Firstly, if you are unfamiliar with robots and crawlers and feel a bit lost when it comes to more technical things, take a deep breath. Count to three. We’ve got your back. Even though it might seem a bit overwhelming at first, we’ll get you clued up on all the basics and need-to-know details on everything related to crawlers. What we’ve found is that using an analogy to explain the inner workings of it, it usually helps to understand basic concepts. Luckily for you, the analogy is already there!
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So, before we jump in and discuss the ins and outs of web crawlers, let’s first take a look at a very basic definition:
A web crawler is a robot that scans the internet and websites for indexing purposes. In other words, these ‘spiders’, as they are also called, browse urls to find keywords, metadata and links to add to search engines. Some crawlers are also utilised for data mining.
Data mining is the process of getting important predictive information usually utilised by large corporations for analysis purposes. This process assists with harvesting important information such as user behaviour, and allows companies to use this information to make informed decisions about future digital endeavours.
Did you know that web crawlers have different names? They are also referred to as scutters, bots, and automatic indexers.
What does this mean to me?
As a web user, you would probably open your browser, navigate to your favourite search engine for instance Google, and type in a search query in the search bar. Here is where crawlers come into play. Once you start typing a search query, multiple crawlers are scouring the World Wide Web to find pages, articles, and websites that is relevant to your search query.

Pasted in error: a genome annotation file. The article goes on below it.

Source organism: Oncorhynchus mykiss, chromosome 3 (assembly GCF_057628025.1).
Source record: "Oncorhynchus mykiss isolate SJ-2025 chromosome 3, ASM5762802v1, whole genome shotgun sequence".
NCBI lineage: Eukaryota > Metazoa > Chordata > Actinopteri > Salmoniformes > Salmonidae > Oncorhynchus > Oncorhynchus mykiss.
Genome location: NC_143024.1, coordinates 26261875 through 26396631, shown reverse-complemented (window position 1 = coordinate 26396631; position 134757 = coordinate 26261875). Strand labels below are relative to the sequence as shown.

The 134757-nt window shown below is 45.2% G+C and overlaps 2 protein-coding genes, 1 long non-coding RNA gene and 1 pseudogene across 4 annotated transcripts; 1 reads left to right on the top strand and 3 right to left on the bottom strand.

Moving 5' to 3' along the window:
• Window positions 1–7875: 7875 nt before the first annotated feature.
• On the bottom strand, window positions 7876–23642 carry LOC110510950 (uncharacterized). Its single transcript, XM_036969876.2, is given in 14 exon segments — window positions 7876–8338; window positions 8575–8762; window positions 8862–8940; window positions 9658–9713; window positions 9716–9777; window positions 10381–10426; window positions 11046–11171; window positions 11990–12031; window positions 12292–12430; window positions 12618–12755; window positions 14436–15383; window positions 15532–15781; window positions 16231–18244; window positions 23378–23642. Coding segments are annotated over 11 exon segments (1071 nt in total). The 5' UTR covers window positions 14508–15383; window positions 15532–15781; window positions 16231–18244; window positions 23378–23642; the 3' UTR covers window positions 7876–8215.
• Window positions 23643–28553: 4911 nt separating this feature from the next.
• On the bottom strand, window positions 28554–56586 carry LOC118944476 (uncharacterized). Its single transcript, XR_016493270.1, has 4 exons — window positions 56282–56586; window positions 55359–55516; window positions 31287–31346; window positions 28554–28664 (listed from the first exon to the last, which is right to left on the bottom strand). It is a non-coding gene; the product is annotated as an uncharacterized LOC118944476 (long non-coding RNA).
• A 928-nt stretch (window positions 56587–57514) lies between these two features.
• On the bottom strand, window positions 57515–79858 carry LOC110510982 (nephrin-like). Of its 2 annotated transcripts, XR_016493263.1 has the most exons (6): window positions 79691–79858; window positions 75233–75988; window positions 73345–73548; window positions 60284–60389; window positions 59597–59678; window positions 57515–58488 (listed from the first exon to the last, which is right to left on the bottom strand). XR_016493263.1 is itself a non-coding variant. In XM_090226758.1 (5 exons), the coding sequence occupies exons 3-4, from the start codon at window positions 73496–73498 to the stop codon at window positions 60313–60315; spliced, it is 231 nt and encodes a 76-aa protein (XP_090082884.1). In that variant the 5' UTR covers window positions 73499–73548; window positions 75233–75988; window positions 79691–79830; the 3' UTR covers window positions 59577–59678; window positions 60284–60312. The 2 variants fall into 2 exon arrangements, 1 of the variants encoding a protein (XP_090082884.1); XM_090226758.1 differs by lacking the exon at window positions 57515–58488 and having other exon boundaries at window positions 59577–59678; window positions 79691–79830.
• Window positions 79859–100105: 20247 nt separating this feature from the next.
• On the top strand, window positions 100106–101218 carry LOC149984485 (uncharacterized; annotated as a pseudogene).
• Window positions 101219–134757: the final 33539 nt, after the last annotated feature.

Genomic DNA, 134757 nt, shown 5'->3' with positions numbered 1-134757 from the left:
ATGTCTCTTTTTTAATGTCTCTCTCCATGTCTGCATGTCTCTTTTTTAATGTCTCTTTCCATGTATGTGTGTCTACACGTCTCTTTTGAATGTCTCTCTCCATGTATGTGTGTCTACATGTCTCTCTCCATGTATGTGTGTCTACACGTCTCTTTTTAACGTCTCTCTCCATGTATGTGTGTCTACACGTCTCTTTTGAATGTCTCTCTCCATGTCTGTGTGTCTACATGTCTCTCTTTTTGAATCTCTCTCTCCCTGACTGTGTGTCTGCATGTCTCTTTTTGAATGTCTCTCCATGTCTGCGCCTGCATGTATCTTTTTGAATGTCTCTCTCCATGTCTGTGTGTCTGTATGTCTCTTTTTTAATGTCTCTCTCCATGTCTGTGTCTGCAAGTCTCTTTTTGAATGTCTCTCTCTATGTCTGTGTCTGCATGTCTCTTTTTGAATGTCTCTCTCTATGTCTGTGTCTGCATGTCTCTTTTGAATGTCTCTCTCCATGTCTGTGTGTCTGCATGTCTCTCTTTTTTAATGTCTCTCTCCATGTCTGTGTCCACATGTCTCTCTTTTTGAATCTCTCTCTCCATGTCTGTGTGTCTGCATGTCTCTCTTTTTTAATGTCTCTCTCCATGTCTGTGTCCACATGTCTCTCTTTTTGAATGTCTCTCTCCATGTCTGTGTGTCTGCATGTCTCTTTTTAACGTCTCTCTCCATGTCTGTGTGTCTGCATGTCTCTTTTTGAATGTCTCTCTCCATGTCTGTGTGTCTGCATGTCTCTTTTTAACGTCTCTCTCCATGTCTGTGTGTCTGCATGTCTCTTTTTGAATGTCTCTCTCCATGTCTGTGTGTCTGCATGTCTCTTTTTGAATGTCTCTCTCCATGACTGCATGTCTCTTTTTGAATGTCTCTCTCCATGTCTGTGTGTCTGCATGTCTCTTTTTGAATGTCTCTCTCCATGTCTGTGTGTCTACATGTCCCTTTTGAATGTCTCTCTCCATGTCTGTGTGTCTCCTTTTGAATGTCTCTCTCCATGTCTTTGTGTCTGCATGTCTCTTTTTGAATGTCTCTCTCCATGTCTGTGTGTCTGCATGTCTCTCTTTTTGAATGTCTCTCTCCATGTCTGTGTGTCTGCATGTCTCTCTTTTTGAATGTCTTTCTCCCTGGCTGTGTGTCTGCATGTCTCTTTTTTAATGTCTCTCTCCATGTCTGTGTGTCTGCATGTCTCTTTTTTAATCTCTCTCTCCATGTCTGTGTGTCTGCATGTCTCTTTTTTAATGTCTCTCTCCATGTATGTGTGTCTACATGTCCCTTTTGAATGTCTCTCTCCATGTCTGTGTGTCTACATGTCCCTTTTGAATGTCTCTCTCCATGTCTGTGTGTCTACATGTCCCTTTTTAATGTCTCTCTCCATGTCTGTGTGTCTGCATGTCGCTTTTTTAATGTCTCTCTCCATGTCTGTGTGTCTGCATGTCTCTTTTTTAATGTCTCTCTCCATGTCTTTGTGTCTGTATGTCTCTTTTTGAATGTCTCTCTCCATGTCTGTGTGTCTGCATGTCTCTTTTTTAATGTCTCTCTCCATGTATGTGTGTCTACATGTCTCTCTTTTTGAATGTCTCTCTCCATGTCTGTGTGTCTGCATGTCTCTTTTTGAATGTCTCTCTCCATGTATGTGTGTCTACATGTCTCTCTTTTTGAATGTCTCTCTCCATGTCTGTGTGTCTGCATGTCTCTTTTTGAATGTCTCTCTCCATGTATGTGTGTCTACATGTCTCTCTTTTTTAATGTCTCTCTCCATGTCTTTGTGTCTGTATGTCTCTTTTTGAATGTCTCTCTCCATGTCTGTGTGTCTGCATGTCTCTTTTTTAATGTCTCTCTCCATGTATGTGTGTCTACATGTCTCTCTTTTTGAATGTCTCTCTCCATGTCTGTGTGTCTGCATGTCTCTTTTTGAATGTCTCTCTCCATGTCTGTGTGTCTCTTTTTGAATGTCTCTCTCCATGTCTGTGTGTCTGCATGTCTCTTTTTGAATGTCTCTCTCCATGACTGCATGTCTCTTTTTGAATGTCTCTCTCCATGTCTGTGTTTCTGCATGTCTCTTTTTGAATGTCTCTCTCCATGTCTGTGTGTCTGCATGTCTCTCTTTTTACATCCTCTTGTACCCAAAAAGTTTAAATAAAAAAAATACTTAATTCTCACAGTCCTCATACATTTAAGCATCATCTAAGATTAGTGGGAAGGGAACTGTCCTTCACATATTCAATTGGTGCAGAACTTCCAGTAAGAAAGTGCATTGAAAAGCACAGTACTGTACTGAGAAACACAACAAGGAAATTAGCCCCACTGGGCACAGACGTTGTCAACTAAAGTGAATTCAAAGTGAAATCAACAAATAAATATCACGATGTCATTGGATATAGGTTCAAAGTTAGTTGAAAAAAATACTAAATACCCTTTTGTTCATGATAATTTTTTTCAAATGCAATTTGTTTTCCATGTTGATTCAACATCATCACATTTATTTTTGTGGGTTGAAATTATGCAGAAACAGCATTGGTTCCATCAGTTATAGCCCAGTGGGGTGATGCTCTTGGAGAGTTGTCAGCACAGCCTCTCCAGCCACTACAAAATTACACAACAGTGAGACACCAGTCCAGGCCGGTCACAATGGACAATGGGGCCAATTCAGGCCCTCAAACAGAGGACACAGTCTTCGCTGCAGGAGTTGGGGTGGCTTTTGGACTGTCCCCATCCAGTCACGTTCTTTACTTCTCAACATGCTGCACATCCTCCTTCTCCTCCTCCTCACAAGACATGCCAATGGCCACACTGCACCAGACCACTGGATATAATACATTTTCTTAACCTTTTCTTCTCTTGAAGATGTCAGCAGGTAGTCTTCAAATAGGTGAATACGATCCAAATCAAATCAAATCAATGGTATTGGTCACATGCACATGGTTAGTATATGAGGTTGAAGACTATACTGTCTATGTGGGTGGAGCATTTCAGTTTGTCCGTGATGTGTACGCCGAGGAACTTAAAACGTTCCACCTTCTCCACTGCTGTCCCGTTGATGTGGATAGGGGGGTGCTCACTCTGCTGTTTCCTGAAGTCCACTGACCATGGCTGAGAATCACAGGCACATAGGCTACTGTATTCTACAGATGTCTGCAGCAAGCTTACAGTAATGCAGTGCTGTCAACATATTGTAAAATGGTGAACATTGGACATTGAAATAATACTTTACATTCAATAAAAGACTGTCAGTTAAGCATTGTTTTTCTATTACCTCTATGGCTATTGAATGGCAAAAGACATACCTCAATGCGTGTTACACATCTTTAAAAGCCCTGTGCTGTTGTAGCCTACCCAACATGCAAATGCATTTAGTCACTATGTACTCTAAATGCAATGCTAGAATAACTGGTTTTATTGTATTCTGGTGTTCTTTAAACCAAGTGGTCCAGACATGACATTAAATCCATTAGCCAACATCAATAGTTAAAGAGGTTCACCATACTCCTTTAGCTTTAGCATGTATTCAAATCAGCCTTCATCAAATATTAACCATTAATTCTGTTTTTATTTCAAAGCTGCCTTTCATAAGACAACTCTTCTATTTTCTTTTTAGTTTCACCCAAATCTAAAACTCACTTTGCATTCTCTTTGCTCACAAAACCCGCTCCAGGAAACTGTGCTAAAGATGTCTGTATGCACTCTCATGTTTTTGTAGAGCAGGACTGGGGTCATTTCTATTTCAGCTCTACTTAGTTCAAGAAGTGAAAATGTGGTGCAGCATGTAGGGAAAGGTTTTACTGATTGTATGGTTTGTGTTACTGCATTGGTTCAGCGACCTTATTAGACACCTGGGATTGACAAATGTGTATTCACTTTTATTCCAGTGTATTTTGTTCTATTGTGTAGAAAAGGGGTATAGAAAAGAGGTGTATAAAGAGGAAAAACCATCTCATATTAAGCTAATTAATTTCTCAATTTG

As a publisher, this may affect you in a more significant way. These crawlers are only able to gather the information of pages and websites that has been indexed and submitted to search engines. If data is not ‘listed’ with a search engine, these crawlers will not be able to find your website and feature it in search result pages.
Let’s take a closer look at the benefits of web crawlers.
Search engines such as Google is continuously improving their crawling programs to provide better results when users search for information on the web. Crawlers have to browse an immense amount of pages and code to deliver the best and most relevant results. If you have your own website, you still have the choice of which pages you want crawlers to pick up, and which ones you’d rather not have featured or found. Only pages that are indexed by you can be crawled, as mentioned earlier.
Google’s algorithm has become so sophisticated over the past few years, crawlers are coded in such a way that there are variables they even pick up such as spelling errors, synonyms and the like. Have you ever typed in something in Google and noticed the automated text that drops down as you type? Other things spiders look for when crawling sites is the quality and the quantity of content.
If you have a website and you want to increase your visibility on the web, you need to be sure you understand the basics of crawling. You’ll have to also keep your site updated with fresh and high-quality content. But most importantly, you need to submit your site to search engines so that the pages you wish to be indexed and crawled can be found by crawlers. We would also advise to keep your knowledge updated as algorithms and programs change rapidly, this is afterall the tech age.
We hope you have found the article insightful and that you know a bit more about spiders, crawlers, bots, or scutters. In the meantime, be sure to go to our blog for more information on all your SEO-related questions.